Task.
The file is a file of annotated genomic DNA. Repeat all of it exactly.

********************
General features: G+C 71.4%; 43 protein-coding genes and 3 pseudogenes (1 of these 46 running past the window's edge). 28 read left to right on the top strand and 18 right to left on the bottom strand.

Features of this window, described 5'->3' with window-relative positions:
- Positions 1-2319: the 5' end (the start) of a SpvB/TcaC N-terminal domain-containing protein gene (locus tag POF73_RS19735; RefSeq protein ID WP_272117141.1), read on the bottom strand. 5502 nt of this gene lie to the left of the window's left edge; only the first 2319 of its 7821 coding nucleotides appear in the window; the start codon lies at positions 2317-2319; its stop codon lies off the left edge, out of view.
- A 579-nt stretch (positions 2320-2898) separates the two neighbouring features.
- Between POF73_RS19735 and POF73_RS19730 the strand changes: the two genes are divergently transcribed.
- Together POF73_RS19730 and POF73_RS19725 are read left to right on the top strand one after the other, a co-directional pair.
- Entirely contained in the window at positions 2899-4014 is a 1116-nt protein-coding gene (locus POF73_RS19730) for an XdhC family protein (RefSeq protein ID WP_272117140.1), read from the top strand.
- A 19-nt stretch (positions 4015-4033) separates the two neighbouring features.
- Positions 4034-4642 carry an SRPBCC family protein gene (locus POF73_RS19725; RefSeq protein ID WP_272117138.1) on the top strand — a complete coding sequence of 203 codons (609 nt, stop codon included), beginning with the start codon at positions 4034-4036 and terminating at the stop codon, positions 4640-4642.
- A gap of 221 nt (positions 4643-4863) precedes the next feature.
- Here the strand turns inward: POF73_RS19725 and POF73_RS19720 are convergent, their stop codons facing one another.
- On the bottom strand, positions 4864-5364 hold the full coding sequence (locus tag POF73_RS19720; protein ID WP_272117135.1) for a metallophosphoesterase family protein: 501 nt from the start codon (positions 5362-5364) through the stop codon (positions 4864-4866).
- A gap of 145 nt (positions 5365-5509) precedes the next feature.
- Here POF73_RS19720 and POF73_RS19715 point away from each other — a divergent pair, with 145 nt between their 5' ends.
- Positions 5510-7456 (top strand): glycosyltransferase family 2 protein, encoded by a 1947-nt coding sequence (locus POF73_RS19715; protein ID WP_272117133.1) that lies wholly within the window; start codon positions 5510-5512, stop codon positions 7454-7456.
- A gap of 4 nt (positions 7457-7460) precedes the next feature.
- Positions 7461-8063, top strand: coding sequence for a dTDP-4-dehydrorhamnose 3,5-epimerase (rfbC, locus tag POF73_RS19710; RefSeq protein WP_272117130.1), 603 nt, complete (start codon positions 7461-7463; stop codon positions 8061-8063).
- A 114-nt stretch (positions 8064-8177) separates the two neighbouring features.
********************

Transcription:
General features: G+C 71.4%; 43 protein-coding genes and 3 pseudogenes (1 of these 46 running past the window's edge). 28 read left to right on the top strand and 18 right to left on the bottom strand.

Features of this window, described 5'->3' with window-relative positions:
- Positions 1-2319: the 5' end (the start) of a SpvB/TcaC N-terminal domain-containing protein gene (locus tag POF73_RS19735; RefSeq protein ID WP_272117141.1), read on the bottom strand. 5502 nt of this gene lie to the left of the window's left edge; only the first 2319 of its 7821 coding nucleotides appear in the window; the start codon lies at positions 2317-2319; its stop codon lies off the left edge, out of view.
- A 579-nt stretch (positions 2320-2898) separates the two neighbouring features.
- Between POF73_RS19735 and POF73_RS19730 the strand changes: the two genes are divergently transcribed.
- Together POF73_RS19730 and POF73_RS19725 are read left to right on the top strand one after the other, a co-directional pair.
- Entirely contained in the window at positions 2899-4014 is a 1116-nt protein-coding gene (locus POF73_RS19730) for an XdhC family protein (RefSeq protein ID WP_272117140.1), read from the top strand.
- A 19-nt stretch (positions 4015-4033) separates the two neighbouring features.
- Positions 4034-4642 carry an SRPBCC family protein gene (locus POF73_RS19725; RefSeq protein ID WP_272117138.1) on the top strand — a complete coding sequence of 203 codons (609 nt, stop codon included), beginning with the start codon at positions 4034-4036 and terminating at the stop codon, positions 4640-4642.
- A gap of 221 nt (positions 4643-4863) precedes the next feature.
- Here the strand turns inward: POF73_RS19725 and POF73_RS19720 are convergent, their stop codons facing one another.
- On the bottom strand, positions 4864-5364 hold the full coding sequence (locus tag POF73_RS19720; protein ID WP_272117135.1) for a metallophosphoesterase family protein: 501 nt from the start codon (positions 5362-5364) through the stop codon (positions 4864-4866).
- A gap of 145 nt (positions 5365-5509) precedes the next feature.
- Here POF73_RS19720 and POF73_RS19715 point away from each other — a divergent pair, with 145 nt between their 5' ends.
- Positions 5510-7456 (top strand): glycosyltransferase family 2 protein, encoded by a 1947-nt coding sequence (locus POF73_RS19715; protein ID WP_272117133.1) that lies wholly within the window; start codon positions 5510-5512, stop codon positions 7454-7456.
- A gap of 4 nt (positions 7457-7460) precedes the next feature.
- Positions 7461-8063, top strand: coding sequence for a dTDP-4-dehydrorhamnose 3,5-epimerase (rfbC, locus tag POF73_RS19710; RefSeq protein WP_272117130.1), 603 nt, complete (start codon positions 7461-7463; stop codon positions 8061-8063).
- A 114-nt stretch (positions 8064-8177) separates the two neighbouring features.